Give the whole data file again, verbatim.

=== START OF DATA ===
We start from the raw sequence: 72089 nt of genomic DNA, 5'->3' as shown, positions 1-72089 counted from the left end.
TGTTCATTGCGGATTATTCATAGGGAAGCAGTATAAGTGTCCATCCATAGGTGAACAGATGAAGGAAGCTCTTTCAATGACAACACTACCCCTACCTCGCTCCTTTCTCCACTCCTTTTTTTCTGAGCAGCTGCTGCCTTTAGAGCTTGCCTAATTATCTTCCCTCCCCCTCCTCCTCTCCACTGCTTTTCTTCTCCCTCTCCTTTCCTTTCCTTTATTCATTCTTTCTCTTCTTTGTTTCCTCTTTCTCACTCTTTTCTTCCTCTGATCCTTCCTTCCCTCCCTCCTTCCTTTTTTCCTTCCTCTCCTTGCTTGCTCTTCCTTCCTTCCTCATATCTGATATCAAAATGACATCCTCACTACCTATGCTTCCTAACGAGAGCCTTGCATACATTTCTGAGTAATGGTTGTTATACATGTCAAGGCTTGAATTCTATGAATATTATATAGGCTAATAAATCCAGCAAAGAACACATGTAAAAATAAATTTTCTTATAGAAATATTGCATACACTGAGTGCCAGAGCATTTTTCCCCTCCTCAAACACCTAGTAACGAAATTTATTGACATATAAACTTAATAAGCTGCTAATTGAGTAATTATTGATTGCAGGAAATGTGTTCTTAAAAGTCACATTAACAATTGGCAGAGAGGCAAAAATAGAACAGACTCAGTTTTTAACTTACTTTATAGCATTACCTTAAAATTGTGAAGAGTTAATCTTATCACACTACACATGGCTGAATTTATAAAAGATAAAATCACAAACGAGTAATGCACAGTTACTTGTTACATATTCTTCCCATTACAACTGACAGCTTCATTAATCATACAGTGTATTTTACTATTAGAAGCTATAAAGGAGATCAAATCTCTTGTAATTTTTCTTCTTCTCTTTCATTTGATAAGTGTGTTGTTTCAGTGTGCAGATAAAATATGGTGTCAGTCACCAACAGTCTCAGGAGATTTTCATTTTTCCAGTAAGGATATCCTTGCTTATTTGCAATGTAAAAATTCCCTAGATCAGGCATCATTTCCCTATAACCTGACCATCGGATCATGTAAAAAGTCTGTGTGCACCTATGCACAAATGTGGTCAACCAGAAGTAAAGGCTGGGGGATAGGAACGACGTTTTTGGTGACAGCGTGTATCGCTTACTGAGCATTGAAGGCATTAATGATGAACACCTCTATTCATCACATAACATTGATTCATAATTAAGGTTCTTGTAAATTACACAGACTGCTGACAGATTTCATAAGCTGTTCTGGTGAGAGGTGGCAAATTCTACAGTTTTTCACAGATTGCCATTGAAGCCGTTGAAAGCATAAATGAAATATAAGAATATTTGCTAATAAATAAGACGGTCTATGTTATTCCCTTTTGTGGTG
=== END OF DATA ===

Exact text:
We start from the raw sequence: 72089 nt of genomic DNA, 5'->3' as shown, positions 1-72089 counted from the left end.
TGTTCATTGCGGATTATTCATAGGGAAGCAGTATAAGTGTCCATCCATAGGTGAACAGATGAAGGAAGCTCTTTCAATGACAACACTACCCCTACCTCGCTCCTTTCTCCACTCCTTTTTTTCTGAGCAGCTGCTGCCTTTAGAGCTTGCCTAATTATCTTCCCTCCCCCTCCTCCTCTCCACTGCTTTTCTTCTCCCTCTCCTTTCCTTTCCTTTATTCATTCTTTCTCTTCTTTGTTTCCTCTTTCTCACTCTTTTCTTCCTCTGATCCTTCCTTCCCTCCCTCCTTCCTTTTTTCCTTCCTCTCCTTGCTTGCTCTTCCTTCCTTCCTCATATCTGATATCAAAATGACATCCTCACTACCTATGCTTCCTAACGAGAGCCTTGCATACATTTCTGAGTAATGGTTGTTATACATGTCAAGGCTTGAATTCTATGAATATTATATAGGCTAATAAATCCAGCAAAGAACACATGTAAAAATAAATTTTCTTATAGAAATATTGCATACACTGAGTGCCAGAGCATTTTTCCCCTCCTCAAACACCTAGTAACGAAATTTATTGACATATAAACTTAATAAGCTGCTAATTGAGTAATTATTGATTGCAGGAAATGTGTTCTTAAAAGTCACATTAACAATTGGCAGAGAGGCAAAAATAGAACAGACTCAGTTTTTAACTTACTTTATAGCATTACCTTAAAATTGTGAAGAGTTAATCTTATCACACTACACATGGCTGAATTTATAAAAGATAAAATCACAAACGAGTAATGCACAGTTACTTGTTACATATTCTTCCCATTACAACTGACAGCTTCATTAATCATACAGTGTATTTTACTATTAGAAGCTATAAAGGAGATCAAATCTCTTGTAATTTTTCTTCTTCTCTTTCATTTGATAAGTGTGTTGTTTCAGTGTGCAGATAAAATATGGTGTCAGTCACCAACAGTCTCAGGAGATTTTCATTTTTCCAGTAAGGATATCCTTGCTTATTTGCAATGTAAAAATTCCCTAGATCAGGCATCATTTCCCTATAACCTGACCATCGGATCATGTAAAAAGTCTGTGTGCACCTATGCACAAATGTGGTCAACCAGAAGTAAAGGCTGGGGGATAGGAACGACGTTTTTGGTGACAGCGTGTATCGCTTACTGAGCATTGAAGGCATTAATGATGAACACCTCTATTCATCACATAACATTGATTCATAATTAAGGTTCTTGTAAATTACACAGACTGCTGACAGATTTCATAAGCTGTTCTGGTGAGAGGTGGCAAATTCTACAGTTTTTCACAGATTGCCATTGAAGCCGTTGAAAGCATAAATGAAATATAAGAATATTTGCTAATAAATAAGACGGTCTATGTTATTCCCTTTTGTGGTG